Public Comment

Who Will Police Bus Rapid Transit?

By Russ Tilleman
Thursday January 15, 2009 - 06:32:00 PM

There has been a lot of discussion recently about the land use ramifications of Bus Rapid Transit, but so far I have not heard much about the law enforcement side of the issue. If the Berkeley City Council approves BRT and donates the center two lanes of Telegraph to AC Transit, they will also be handing over the responsibility for law enforcement there. Anyone who drives down Telegraph or walks across it will fall under the jurisdiction of AC Transit’s police force. According to the BRT website, that police force will be the Alameda County Sheriff’s Department. 

The Sheriff’s Department has operated in Berkeley in the past. On May 15, 1969, one of their deputies shot 25-year-old James Rector in the back in a completely unprovoked killing on Telegraph. In a situation that was strangely similar to the recent killing of Oscar Grant by a BART Police Officer, Rector was unarmed and was not a threat to the sheriff’s deputy who shot him. He was in a group of people standing on the roof of a building watching the chaos centered around People’s Park, when someone else threw a brick from a different rooftop. The deputy then raised his shotgun, aimed at Rector, and shot him dead for no legitimate reason.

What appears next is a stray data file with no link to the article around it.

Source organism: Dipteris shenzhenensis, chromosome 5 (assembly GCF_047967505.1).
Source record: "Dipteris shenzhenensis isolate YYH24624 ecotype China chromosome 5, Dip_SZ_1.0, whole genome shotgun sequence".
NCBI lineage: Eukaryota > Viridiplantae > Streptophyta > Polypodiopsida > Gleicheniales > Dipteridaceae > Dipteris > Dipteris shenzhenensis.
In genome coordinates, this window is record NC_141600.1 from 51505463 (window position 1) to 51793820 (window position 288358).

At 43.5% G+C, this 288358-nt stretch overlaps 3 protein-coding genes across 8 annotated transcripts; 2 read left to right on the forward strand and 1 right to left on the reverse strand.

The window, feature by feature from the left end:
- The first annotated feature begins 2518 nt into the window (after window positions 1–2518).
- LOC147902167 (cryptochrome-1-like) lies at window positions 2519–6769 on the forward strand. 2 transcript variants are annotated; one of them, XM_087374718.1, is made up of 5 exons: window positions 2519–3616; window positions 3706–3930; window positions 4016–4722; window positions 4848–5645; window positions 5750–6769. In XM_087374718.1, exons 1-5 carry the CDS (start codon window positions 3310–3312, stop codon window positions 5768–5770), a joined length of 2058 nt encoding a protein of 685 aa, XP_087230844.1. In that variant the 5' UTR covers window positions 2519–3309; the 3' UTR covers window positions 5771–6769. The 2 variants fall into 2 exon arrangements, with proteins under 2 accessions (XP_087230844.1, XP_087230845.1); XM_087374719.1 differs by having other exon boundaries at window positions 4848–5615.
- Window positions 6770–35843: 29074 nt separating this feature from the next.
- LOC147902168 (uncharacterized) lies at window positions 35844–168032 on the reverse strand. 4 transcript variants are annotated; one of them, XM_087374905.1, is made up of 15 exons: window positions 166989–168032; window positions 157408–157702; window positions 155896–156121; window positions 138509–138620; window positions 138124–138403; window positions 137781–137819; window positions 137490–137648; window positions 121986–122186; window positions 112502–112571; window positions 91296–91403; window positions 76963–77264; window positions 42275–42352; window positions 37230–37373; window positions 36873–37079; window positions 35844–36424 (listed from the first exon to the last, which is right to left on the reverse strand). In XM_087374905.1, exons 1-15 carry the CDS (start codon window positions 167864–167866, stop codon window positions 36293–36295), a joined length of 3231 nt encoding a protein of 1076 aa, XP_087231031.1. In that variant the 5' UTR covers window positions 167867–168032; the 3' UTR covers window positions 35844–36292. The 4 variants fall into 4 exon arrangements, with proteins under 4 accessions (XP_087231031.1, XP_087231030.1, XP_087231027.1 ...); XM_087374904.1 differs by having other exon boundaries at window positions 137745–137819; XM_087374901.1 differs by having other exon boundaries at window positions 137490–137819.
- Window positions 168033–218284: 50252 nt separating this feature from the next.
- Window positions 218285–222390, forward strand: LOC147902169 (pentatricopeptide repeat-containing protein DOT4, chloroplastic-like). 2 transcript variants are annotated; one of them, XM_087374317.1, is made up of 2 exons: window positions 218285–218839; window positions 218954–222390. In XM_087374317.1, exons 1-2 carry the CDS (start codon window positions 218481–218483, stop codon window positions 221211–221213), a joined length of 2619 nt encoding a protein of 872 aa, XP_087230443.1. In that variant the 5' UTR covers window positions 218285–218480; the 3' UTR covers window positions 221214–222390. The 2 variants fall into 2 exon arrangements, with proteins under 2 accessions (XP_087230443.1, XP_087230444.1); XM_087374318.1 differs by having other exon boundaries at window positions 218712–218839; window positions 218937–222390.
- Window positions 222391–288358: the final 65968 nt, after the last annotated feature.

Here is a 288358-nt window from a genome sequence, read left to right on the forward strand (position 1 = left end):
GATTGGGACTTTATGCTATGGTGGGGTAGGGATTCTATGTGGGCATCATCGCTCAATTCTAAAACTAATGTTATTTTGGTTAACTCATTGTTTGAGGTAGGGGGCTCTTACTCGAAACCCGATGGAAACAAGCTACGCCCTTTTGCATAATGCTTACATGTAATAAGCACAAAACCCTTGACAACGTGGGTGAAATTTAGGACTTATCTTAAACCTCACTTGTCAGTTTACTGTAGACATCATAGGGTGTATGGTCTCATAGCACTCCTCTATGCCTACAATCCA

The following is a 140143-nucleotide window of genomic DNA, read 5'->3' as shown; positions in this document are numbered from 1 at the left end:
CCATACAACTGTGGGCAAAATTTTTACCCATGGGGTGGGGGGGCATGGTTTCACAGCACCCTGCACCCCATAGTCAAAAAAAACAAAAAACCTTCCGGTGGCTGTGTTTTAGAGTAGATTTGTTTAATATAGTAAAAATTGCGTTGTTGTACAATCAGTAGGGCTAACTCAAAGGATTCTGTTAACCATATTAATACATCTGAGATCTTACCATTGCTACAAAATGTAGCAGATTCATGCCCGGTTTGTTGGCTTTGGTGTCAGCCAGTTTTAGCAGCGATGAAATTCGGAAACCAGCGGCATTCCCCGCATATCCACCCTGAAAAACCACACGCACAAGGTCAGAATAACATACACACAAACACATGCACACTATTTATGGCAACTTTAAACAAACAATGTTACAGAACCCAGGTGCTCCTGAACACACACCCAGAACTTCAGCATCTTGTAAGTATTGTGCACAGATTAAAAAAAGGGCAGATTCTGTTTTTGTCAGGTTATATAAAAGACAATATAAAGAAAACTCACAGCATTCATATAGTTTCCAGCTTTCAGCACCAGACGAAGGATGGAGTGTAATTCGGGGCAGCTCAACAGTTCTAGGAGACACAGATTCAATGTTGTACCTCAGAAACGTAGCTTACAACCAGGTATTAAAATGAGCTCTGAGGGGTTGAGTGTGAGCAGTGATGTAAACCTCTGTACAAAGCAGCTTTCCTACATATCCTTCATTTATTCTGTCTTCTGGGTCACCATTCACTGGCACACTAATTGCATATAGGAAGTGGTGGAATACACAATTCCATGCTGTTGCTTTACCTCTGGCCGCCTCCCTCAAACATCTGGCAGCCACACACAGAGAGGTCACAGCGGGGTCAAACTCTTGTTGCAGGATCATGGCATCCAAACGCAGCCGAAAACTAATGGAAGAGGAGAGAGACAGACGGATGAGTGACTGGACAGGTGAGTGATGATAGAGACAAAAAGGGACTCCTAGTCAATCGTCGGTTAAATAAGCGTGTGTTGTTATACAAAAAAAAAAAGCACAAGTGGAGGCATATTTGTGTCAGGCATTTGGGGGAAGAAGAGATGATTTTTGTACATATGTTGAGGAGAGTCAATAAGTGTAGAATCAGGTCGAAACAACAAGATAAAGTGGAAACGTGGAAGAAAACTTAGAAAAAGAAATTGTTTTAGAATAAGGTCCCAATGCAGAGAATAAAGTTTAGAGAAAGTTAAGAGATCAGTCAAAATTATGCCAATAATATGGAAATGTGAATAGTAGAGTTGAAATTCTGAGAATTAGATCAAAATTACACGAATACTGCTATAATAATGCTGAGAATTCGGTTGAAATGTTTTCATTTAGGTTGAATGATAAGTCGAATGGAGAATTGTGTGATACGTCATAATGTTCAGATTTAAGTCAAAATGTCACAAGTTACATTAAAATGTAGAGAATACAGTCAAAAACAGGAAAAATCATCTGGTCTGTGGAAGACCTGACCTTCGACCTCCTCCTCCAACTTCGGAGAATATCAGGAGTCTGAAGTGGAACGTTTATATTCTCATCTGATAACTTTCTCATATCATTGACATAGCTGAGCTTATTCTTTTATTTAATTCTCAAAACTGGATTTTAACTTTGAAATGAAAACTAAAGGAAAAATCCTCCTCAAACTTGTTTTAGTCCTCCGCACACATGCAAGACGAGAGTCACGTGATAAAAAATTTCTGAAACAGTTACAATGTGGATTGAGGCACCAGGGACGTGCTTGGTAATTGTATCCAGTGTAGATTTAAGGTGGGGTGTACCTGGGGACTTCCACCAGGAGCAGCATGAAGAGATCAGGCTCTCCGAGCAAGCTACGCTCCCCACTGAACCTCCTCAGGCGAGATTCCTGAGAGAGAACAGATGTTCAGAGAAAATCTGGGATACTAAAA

The killings of James Rector and Oscar Grant are examples of what can happen when a law enforcement agency with no local ties operates within a community. The City of Berkeley has a Police Review Commission which “provides for community participation in setting Police Department policies, practices, and procedures” and “provides a means for investigation of complaints against the Police Department.” The PRC is a very effective tool for managing the Berkeley Police Department, but they will have no jurisdiction over the Sheriff’s Department activities on Telegraph. If BRT is built, we will have armed sheriff’s deputies patrolling Telegraph forever. They will not be part of our community, and the residents and government of Berkeley will have absolutely no ability to control their behavior. The Sheriff’s Department will have complete freedom to police Telegraph any way they want, with no community feedback or oversight. 

In addition to the potential for excessive use of force, there is also the potential for inadequate policing. The BRT bus stations will be natural magnets for crime. With the large number of robberies that occur on Berkeley streets on a regular basis, it is quite possible that people waiting for BRT in the stations will be robbed too. Unlike BART, the BRT stations will not be large enough to have their own dedicated security personnel, and the Berkeley Police Department will not have the responsibility for policing them either. This could easily lead to a “law enforcement free zone” where no one is really responsible for the security of the stations and the enforcement of traffic laws. AC Transit has to pay the Sheriff’s Department for their services, and with their continual budget problems they might not want to spend much money on security. 

Whatever happens, it will be out of the control of the people who live here, which I think will not be good for our community. Once the City Council gives away Telegraph, we’ll never be able to get it back. 


Russ Tilleman is a Berkeley resident.